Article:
Giorgio Biandrata

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John Calvin letter to the Calvinist congress in Vilnius, including condemnation of Giorgio Blandrata's anti-trinitarian views, 9 October 1561, Geneva

Giorgio Biandrata or Blandrata (1515 – 5 May 1588) was an Italian-born Transylvanian physician and polemicist, who came from the De Biandrate family, powerful from the early part of the 13th century.[1] He was a Unitarian.

Biandrata was born in Saluzzo, the youngest son of Bernardino Biandrata. He graduated in arts and medicine at Montpellier in 1533, and specialized in the functional and nervous disorders of women. In 1544 he made his first trip to Transylvania; in 1553 he was with Giovanni Paolo Alciati in the Grisons; in 1557 he spent a year at Geneva, in constant contact with Calvin, who distrusted him.[1]

He attended Jane Stafford, English wife of Count Celso Massimiliano Martinengo, preacher of the Italian church at Geneva, and fostered anti-trinitarian opinions in that church. In 1558 he found it expedient to move to Poland, where he became a leader of the heretical party at the synods of Pińczów (1558) and Książ Wielkopolski (1560 and 1562). His point was the suppression of extremes of opinion, on the basis of a confession literally drawn from Scripture.[1]

He obtained the position of court physician to the queen dowager, the Milanese Bona Sforza. She had been instrumental in the burning (1539) of Catharine Weygel, at the age of 80, for anti-trinitarian opinions; but the writings of Ochino had altered her views, which were now anti-Catholic.[1]

In 1563 Biandrata transferred his services to the Transylvanian court of John Sigismund Zápolya, where the daughters of his patroness were married to ruling princes. He revisited Poland (1576) in the train of Stephen Báthory, whose tolerance permitted the propagation of heresies; and when (1579) Christopher Báthory introduced the Jesuits into Transylvania, Biandrata found means of conciliating them.[1]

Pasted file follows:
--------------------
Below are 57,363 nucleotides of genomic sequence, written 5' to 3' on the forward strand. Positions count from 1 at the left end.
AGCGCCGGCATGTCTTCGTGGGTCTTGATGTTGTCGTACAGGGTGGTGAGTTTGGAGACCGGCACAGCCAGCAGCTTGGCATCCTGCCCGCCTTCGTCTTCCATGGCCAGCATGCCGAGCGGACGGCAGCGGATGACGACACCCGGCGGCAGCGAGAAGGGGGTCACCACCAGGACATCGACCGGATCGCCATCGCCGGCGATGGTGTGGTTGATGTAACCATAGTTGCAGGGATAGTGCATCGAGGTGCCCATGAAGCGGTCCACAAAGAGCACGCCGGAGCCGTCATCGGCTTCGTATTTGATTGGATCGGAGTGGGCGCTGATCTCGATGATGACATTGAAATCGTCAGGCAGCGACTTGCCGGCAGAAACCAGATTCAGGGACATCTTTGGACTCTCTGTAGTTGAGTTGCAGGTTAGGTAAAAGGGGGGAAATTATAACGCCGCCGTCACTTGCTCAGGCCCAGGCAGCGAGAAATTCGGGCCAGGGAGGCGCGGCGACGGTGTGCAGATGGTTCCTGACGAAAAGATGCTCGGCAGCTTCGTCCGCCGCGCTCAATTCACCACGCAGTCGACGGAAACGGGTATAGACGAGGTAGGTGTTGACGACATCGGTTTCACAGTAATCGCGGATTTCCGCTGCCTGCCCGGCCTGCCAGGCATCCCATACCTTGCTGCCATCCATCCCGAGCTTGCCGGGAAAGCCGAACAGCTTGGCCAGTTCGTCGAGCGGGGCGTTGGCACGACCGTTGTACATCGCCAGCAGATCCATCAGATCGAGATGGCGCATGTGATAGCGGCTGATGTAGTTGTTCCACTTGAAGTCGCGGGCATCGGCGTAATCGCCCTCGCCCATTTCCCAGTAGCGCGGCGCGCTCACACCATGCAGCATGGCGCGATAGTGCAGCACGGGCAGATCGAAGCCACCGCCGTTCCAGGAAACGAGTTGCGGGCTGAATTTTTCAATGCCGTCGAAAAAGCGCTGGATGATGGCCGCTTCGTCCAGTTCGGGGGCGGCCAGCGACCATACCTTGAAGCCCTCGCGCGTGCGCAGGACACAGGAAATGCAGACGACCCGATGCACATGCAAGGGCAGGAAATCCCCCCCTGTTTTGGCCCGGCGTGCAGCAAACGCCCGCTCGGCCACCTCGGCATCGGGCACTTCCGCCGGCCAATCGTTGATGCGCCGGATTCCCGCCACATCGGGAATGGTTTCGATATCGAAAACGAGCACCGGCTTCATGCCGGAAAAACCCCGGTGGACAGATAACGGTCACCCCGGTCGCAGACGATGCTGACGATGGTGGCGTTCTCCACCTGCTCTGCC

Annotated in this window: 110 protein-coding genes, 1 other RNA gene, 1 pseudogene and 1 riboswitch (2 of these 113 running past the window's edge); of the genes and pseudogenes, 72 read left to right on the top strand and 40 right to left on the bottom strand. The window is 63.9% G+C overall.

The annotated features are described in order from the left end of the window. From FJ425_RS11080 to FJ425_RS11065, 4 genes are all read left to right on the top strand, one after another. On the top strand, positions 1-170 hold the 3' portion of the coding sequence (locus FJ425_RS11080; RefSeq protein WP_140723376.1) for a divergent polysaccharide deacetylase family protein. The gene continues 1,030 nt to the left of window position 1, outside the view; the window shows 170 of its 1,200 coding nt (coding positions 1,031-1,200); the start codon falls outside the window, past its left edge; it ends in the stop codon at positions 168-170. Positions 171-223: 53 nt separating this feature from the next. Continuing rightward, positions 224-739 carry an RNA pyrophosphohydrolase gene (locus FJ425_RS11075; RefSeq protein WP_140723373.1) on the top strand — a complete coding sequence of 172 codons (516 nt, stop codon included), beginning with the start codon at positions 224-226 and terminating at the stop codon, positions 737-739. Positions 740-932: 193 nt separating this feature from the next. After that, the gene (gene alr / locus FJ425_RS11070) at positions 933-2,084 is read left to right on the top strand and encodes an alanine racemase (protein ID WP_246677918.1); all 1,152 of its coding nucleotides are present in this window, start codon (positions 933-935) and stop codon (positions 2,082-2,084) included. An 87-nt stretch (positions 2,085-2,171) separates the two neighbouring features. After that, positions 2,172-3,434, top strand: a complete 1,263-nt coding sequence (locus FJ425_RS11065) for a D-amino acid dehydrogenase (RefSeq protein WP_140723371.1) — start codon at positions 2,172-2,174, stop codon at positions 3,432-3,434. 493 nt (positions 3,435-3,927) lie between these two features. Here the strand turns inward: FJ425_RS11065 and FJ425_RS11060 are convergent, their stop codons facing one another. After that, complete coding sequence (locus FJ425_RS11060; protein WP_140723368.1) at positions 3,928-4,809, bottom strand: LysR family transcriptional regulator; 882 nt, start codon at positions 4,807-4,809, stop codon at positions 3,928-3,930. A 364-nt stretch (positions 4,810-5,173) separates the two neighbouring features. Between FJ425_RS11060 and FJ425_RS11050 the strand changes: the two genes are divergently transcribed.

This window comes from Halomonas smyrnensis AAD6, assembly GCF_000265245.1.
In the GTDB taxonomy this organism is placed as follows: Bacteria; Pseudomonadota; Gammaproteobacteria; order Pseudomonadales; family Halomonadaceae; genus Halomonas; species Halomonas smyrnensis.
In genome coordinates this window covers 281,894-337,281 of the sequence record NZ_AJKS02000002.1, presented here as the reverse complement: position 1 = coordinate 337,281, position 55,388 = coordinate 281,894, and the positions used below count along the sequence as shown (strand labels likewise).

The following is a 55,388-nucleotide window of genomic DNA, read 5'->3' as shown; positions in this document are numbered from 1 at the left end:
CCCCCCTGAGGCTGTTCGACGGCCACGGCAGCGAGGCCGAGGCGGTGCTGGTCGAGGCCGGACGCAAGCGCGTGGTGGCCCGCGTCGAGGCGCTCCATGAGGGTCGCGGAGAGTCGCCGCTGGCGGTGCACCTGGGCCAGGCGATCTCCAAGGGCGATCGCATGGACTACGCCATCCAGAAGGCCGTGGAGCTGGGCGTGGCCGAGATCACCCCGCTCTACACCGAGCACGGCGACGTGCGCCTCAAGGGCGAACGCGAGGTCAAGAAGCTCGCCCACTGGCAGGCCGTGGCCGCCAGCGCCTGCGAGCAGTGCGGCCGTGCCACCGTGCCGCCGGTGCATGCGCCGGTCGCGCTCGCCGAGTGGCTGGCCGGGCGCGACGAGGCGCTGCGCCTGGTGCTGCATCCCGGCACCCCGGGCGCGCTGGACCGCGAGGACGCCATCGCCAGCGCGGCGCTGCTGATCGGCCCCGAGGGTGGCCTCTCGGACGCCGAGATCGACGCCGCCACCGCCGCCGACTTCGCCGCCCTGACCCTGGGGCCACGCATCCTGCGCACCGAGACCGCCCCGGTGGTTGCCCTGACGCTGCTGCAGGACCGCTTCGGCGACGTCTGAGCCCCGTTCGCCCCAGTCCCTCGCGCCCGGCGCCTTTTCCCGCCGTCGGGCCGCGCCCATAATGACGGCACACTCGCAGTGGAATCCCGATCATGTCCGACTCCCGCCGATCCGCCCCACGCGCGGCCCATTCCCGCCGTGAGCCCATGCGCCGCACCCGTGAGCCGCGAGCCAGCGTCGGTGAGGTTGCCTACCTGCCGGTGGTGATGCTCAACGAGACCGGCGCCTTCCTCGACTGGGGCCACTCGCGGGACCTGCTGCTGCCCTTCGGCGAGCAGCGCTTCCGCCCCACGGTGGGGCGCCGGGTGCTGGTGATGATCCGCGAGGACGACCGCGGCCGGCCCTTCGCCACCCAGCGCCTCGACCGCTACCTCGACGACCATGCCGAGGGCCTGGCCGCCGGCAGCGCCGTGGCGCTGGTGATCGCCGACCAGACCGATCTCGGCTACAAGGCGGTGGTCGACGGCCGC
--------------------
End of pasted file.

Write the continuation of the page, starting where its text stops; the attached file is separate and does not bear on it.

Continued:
Throughout his career he was accompanied by his two brothers, Ludovico and Alphonso, the former being canon of Saluzzo. In Transylvania, Biandrata co-operated with Francis David (d. 1579), the leader of the Calvinist church, who then became the first anti-trinitarian bishop.[1] Together, they published some polemical writings against Trinitarian belief, particularly De falsa et vera unius Dei Patris, Filii et Spiritus Sancti cognitione, which is largely a summarized version of Servetus's Christianismi Restitutio.[citation needed] But in 1578 two circumstances broke the connection. Biandrata was charged with immorality and David renounced the necessity of invoking Christ in prayer.[1]

To influence David, Biandrata sent for Faustus Socinus from Basel. Socinus was David's guest, but the discussion between them led to no result. At the instance of Biandrata, David was tried and condemned to prison at the Fortress of Deva on the charge of "innovation", where he died.[1]

Having amassed a fortune, Biandrata returned to the communion of Rome. His end is obscure. According to the Jesuit, Jakub Wujek, he was strangled by a nephew (Giorgio, son of Alphonso) at Gyulafehérvár, in May 1588.[1]


  1. ^ a b c d e f g h i  One or more of the preceding sentences incorporates text from a publication now in the public domainGordon, Alexander (1911). "Blandrata, Giorgio". In Chisholm, Hugh (ed.). Encyclopædia Britannica. Vol. 4 (11th ed.). Cambridge University Press. pp. 40–41.
  • Malacarne, Commentario delle Opere e delle Vicende di G. Biandrata (Padova, 1814);
  • Robert Wallace, Anti-trinitarian Biography, vol. ii (1850).